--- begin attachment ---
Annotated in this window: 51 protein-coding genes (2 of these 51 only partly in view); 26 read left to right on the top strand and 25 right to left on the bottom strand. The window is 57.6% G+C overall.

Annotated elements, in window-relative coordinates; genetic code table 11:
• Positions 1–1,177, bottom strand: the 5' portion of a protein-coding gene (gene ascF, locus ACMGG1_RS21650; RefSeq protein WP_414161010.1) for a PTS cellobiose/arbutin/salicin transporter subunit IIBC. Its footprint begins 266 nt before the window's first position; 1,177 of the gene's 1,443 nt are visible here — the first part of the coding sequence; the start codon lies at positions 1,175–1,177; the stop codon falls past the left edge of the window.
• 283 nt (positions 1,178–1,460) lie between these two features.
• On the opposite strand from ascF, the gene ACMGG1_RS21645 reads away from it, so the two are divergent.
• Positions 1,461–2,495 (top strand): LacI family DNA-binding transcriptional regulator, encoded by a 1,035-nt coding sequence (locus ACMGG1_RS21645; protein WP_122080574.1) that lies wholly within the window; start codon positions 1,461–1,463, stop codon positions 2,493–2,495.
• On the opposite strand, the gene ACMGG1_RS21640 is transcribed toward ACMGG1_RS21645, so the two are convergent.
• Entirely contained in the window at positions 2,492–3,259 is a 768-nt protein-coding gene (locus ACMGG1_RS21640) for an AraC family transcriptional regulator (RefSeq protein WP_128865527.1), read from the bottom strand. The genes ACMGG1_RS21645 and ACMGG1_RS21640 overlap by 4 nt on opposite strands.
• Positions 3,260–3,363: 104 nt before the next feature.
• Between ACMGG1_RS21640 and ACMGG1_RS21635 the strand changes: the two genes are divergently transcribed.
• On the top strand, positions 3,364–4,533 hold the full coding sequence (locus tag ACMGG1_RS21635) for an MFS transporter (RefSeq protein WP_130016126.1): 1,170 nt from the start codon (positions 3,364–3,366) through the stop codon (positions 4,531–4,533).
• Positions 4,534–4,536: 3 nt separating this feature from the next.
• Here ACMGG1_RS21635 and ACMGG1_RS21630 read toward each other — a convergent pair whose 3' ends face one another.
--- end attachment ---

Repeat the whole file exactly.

Annotated in this window: 51 protein-coding genes (2 of these 51 only partly in view); 26 read left to right on the top strand and 25 right to left on the bottom strand. The window is 57.6% G+C overall.

Annotated elements, in window-relative coordinates; genetic code table 11:
• Positions 1–1,177, bottom strand: the 5' portion of a protein-coding gene (gene ascF, locus ACMGG1_RS21650; RefSeq protein WP_414161010.1) for a PTS cellobiose/arbutin/salicin transporter subunit IIBC. Its footprint begins 266 nt before the window's first position; 1,177 of the gene's 1,443 nt are visible here — the first part of the coding sequence; the start codon lies at positions 1,175–1,177; the stop codon falls past the left edge of the window.
• 283 nt (positions 1,178–1,460) lie between these two features.
• On the opposite strand from ascF, the gene ACMGG1_RS21645 reads away from it, so the two are divergent.
• Positions 1,461–2,495 (top strand): LacI family DNA-binding transcriptional regulator, encoded by a 1,035-nt coding sequence (locus ACMGG1_RS21645; protein WP_122080574.1) that lies wholly within the window; start codon positions 1,461–1,463, stop codon positions 2,493–2,495.
• On the opposite strand, the gene ACMGG1_RS21640 is transcribed toward ACMGG1_RS21645, so the two are convergent.
• Entirely contained in the window at positions 2,492–3,259 is a 768-nt protein-coding gene (locus ACMGG1_RS21640) for an AraC family transcriptional regulator (RefSeq protein WP_128865527.1), read from the bottom strand. The genes ACMGG1_RS21645 and ACMGG1_RS21640 overlap by 4 nt on opposite strands.
• Positions 3,260–3,363: 104 nt before the next feature.
• Between ACMGG1_RS21640 and ACMGG1_RS21635 the strand changes: the two genes are divergently transcribed.
• On the top strand, positions 3,364–4,533 hold the full coding sequence (locus tag ACMGG1_RS21635) for an MFS transporter (RefSeq protein WP_130016126.1): 1,170 nt from the start codon (positions 3,364–3,366) through the stop codon (positions 4,531–4,533).
• Positions 4,534–4,536: 3 nt separating this feature from the next.
• Here ACMGG1_RS21635 and ACMGG1_RS21630 read toward each other — a convergent pair whose 3' ends face one another.